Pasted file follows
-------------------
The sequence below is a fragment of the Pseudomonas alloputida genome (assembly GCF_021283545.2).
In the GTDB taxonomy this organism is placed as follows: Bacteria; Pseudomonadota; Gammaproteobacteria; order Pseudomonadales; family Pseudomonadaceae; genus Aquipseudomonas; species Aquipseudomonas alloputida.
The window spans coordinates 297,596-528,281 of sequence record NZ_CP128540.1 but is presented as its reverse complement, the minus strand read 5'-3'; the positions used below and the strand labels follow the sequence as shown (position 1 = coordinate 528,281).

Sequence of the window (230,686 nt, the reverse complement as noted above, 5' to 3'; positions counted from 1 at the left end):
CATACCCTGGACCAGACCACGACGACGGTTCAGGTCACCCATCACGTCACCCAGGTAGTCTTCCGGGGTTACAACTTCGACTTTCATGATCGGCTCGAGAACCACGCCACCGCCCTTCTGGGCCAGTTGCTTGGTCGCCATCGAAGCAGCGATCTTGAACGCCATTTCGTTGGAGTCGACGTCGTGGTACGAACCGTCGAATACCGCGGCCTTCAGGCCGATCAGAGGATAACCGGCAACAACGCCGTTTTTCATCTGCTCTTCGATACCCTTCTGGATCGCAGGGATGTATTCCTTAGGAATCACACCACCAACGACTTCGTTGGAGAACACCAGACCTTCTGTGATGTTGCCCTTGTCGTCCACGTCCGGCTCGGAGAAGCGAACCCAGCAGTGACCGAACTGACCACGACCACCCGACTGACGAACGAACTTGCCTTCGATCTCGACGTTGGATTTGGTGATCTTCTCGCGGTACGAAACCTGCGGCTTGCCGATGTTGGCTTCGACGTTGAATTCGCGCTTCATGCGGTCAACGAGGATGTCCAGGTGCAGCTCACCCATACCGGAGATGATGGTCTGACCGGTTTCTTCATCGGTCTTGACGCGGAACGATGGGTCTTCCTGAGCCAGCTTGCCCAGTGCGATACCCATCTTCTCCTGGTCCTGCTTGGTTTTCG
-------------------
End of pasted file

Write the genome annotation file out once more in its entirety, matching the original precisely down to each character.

The sequence below is a fragment of the Pseudomonas alloputida genome (assembly GCF_021283545.2).
In the GTDB taxonomy this organism is placed as follows: Bacteria; Pseudomonadota; Gammaproteobacteria; order Pseudomonadales; family Pseudomonadaceae; genus Aquipseudomonas; species Aquipseudomonas alloputida.
The window spans coordinates 297,596-528,281 of sequence record NZ_CP128540.1 but is presented as its reverse complement, the minus strand read 5'-3'; the positions used below and the strand labels follow the sequence as shown (position 1 = coordinate 528,281).

Sequence of the window (230,686 nt, the reverse complement as noted above, 5' to 3'; positions counted from 1 at the left end):
CATACCCTGGACCAGACCACGACGACGGTTCAGGTCACCCATCACGTCACCCAGGTAGTCTTCCGGGGTTACAACTTCGACTTTCATGATCGGCTCGAGAACCACGCCACCGCCCTTCTGGGCCAGTTGCTTGGTCGCCATCGAAGCAGCGATCTTGAACGCCATTTCGTTGGAGTCGACGTCGTGGTACGAACCGTCGAATACCGCGGCCTTCAGGCCGATCAGAGGATAACCGGCAACAACGCCGTTTTTCATCTGCTCTTCGATACCCTTCTGGATCGCAGGGATGTATTCCTTAGGAATCACACCACCAACGACTTCGTTGGAGAACACCAGACCTTCTGTGATGTTGCCCTTGTCGTCCACGTCCGGCTCGGAGAAGCGAACCCAGCAGTGACCGAACTGACCACGACCACCCGACTGACGAACGAACTTGCCTTCGATCTCGACGTTGGATTTGGTGATCTTCTCGCGGTACGAAACCTGCGGCTTGCCGATGTTGGCTTCGACGTTGAATTCGCGCTTCATGCGGTCAACGAGGATGTCCAGGTGCAGCTCACCCATACCGGAGATGATGGTCTGACCGGTTTCTTCATCGGTCTTGACGCGGAACGATGGGTCTTCCTGAGCCAGCTTGCCCAGTGCGATACCCATCTTCTCCTGGTCCTGCTTGGTTTTCG